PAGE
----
The Individual Market and Covered California –
Potential Improvements in Affordability for Consumers
The Governor has recently proposed to further improve California’s individual market, building on the structures pioneered in the Affordable Care Act and implemented by Covered California. He mentions three key issues: premium assistance extended to 600% of the federal poverty level (FPL), greater assistance with premium assistance and cost sharing for individuals with incomes less than 400% of FPL, and reinstating the individual mandate. He as yet has given no details.
Covered California published a set of options that help set the framework for discussions and consideration by the legislature and the Governor. https://board.coveredca.com/meetings/2019/01-17%20Meeting/Draft_Affordability_Report%20_1-16.pdf They included the three identified by the Governor and a fourth, reinsurance.
Option 1: Premium Assistance is extended to individuals with incomes up to 600% of FPL ($73,000 for an individual or $150,000 for a family of four) and expanded to all with incomes between 138% and 400%). Right now premium assistance ends at 400% of FPL.
This option would set premium caps for individuals making 138-200% of FPL at 0% of income gradually rising to 1.9% of income; the ACA formula was 3% of income rising to 6.5% of income. For individuals with incomes between 200 and 250% of FPL, their premium caps would start at 1.9% of income slowly rising to 3.4% of income; this is a big improvement from the ACA formula of 6.5% of income rising to 8.3% of income. For individuals with incomes between 250 and 400% of FPL, premium caps would slowly rise from 3.4% of income to 8% of income; under the ACA formula the premium caps increased from 6.5% of income to 9.8% of income. For individuals with incomes between 400 and 600% of FPL, the premium caps would increase from 8 to 12% of income; under the ACA there was no premium assistance above 400% of FPL. Above 600% of FPL, the premium caps would increase from 12 to 15%. Under the ACA; there was no premium assistance for individuals with incomes above 400% of FPL.
Option 2: assistance for cost sharing (copays and deductibles) is increased. Cost sharing assistance is linked to individuals who choose the silver plan, 70% of actuarial value. In essence it buys lower copays and deductibles. For individuals with incomes between 138 and 150% of FPL, cost sharing stays the same – 94% of actuarial value. For individuals with incomes between 150% and 200% of FPL, cost sharing will be upgraded from 87% to 94% actuarial value. For individuals between 200 and 250% of FPL, cost sharing will be upgraded from 73% to 87% of actuarial value. For individuals between 250 and 400% of FPL, their cost sharing will be upgraded from 70 to 80% of actuarial value (a gold plan). Most employer based coverage and Medicare already offer coverage equivalent to a gold plan – i.e, copays and deductibles of about 20% of the average costs of medical treatments.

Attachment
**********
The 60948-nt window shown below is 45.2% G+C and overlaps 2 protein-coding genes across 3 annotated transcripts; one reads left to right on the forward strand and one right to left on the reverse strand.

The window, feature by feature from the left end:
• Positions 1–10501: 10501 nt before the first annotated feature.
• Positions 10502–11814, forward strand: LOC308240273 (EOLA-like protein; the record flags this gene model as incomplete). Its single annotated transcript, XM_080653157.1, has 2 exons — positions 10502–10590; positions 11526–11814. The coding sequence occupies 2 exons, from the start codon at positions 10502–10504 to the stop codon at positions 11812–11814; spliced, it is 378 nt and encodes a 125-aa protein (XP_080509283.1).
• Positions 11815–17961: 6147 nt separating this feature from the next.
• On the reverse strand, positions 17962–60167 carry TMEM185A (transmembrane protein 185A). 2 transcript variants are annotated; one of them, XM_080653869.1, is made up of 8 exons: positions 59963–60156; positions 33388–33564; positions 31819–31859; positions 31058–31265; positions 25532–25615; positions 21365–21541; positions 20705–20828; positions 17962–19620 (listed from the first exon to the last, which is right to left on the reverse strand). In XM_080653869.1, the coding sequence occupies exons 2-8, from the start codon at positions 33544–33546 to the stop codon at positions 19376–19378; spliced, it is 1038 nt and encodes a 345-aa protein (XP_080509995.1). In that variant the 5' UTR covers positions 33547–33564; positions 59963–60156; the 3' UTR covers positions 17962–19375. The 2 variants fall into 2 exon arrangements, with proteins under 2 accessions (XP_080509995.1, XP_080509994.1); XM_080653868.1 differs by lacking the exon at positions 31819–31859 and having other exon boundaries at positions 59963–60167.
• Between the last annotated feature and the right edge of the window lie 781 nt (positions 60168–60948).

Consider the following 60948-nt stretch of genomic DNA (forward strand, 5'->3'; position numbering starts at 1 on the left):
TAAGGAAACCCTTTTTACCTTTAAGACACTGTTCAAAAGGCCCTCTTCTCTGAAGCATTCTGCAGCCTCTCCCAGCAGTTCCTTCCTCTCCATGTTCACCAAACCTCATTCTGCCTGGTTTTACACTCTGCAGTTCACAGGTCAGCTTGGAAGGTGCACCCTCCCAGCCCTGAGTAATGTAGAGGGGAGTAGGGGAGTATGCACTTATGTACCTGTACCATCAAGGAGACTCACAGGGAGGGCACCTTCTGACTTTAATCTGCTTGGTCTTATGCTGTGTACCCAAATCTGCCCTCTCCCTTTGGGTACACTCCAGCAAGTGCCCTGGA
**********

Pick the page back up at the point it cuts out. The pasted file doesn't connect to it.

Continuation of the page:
Option 3 re-institutes the tax penalty for not purchasing insurance at the same levels that they were before Congress repealed them last year. It is projected this would reduce individual market premiums by 5% due to a more favorable risk mix.
Option 4 would provide reinsurance to insurers for the most costly cases in the individual market. It is projected this would decrease individual market premiums by about 10% as the costs of the most expensive individuals would be re-insured with state funds. The state would seek a §1332 waiver from the federal government to recoup some of the federal savings generated by reinsurance.
The total enrollment increases from all these changes are 745,000 uninsured individuals newly enrolled in the individual market. The participation rates in the individual market increase from 50% to 70%. Premiums would decrease by 15% due to the more favorable case mix and the reinsurance. Consumers would experience much lower premiums and much reduced cost sharing. The federal government would see savings as well from the reduced premiums.
The costs to the State of California of these changes are not insignificant. The costs to the state before savings are $4 billion. The state revenues from the reinstatement of the tax penalty are $440 million. The §1332 waiver federal revenues to the state (if secured) are $1.1 billion. The net savings to the federal treasury $330 million (after the waiver). In summary, the net cost to the state would be $2.5 billion if the waivers are secured and enrollment and penalties are as projected.
I think this is an excellent starting point to make the individual market more affordable for its customers. I would suggest that the premium caps between 400 and 600% of FPL be set at 8% of income, and above 600% of FPL they should be set at 10% of income. There is an unclear interface with federal and state income tax deductions for the individual premiums of the self employed. Personally, I think there should be no double dipping, you either take the tax credit or the tax deduction, but not both.
Prepared by: Lucien Wulsin